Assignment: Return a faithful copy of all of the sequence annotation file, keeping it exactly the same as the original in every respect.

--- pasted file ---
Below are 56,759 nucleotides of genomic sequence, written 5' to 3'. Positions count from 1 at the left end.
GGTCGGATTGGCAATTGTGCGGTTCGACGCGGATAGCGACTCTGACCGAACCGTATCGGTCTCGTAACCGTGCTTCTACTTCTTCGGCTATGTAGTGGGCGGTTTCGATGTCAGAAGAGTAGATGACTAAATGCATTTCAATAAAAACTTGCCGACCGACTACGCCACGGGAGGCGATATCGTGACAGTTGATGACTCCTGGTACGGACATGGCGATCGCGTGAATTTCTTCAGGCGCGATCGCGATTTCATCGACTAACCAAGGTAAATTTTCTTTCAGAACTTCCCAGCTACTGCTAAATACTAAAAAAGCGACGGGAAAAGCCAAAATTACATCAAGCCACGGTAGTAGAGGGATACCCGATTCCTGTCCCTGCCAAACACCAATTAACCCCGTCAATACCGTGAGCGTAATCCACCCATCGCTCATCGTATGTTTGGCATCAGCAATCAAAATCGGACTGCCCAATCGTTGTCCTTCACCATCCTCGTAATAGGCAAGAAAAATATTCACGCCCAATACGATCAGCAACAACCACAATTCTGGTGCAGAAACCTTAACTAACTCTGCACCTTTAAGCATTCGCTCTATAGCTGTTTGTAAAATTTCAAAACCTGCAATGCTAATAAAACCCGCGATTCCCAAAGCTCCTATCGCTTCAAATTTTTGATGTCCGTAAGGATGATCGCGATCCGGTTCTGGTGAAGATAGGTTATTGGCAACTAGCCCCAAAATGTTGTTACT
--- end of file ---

Below are 56,759 nucleotides of genomic sequence, written 5' to 3'. Positions count from 1 at the left end.
GGTCGGATTGGCAATTGTGCGGTTCGACGCGGATAGCGACTCTGACCGAACCGTATCGGTCTCGTAACCGTGCTTCTACTTCTTCGGCTATGTAGTGGGCGGTTTCGATGTCAGAAGAGTAGATGACTAAATGCATTTCAATAAAAACTTGCCGACCGACTACGCCACGGGAGGCGATATCGTGACAGTTGATGACTCCTGGTACGGACATGGCGATCGCGTGAATTTCTTCAGGCGCGATCGCGATTTCATCGACTAACCAAGGTAAATTTTCTTTCAGAACTTCCCAGCTACTGCTAAATACTAAAAAAGCGACGGGAAAAGCCAAAATTACATCAAGCCACGGTAGTAGAGGGATACCCGATTCCTGTCCCTGCCAAACACCAATTAACCCCGTCAATACCGTGAGCGTAATCCACCCATCGCTCATCGTATGTTTGGCATCAGCAATCAAAATCGGACTGCCCAATCGTTGTCCTTCACCATCCTCGTAATAGGCAAGAAAAATATTCACGCCCAATACGATCAGCAACAACCACAATTCTGGTGCAGAAACCTTAACTAACTCTGCACCTTTAAGCATTCGCTCTATAGCTGTTTGTAAAATTTCAAAACCTGCAATGCTAATAAAACCCGCGATTCCCAAAGCTCCTATCGCTTCAAATTTTTGATGTCCGTAAGGATGATCGCGATCCGGTTCTGGTGAAGATAGGTTATTGGCAACTAGCCCCAAAATGTTGTTACT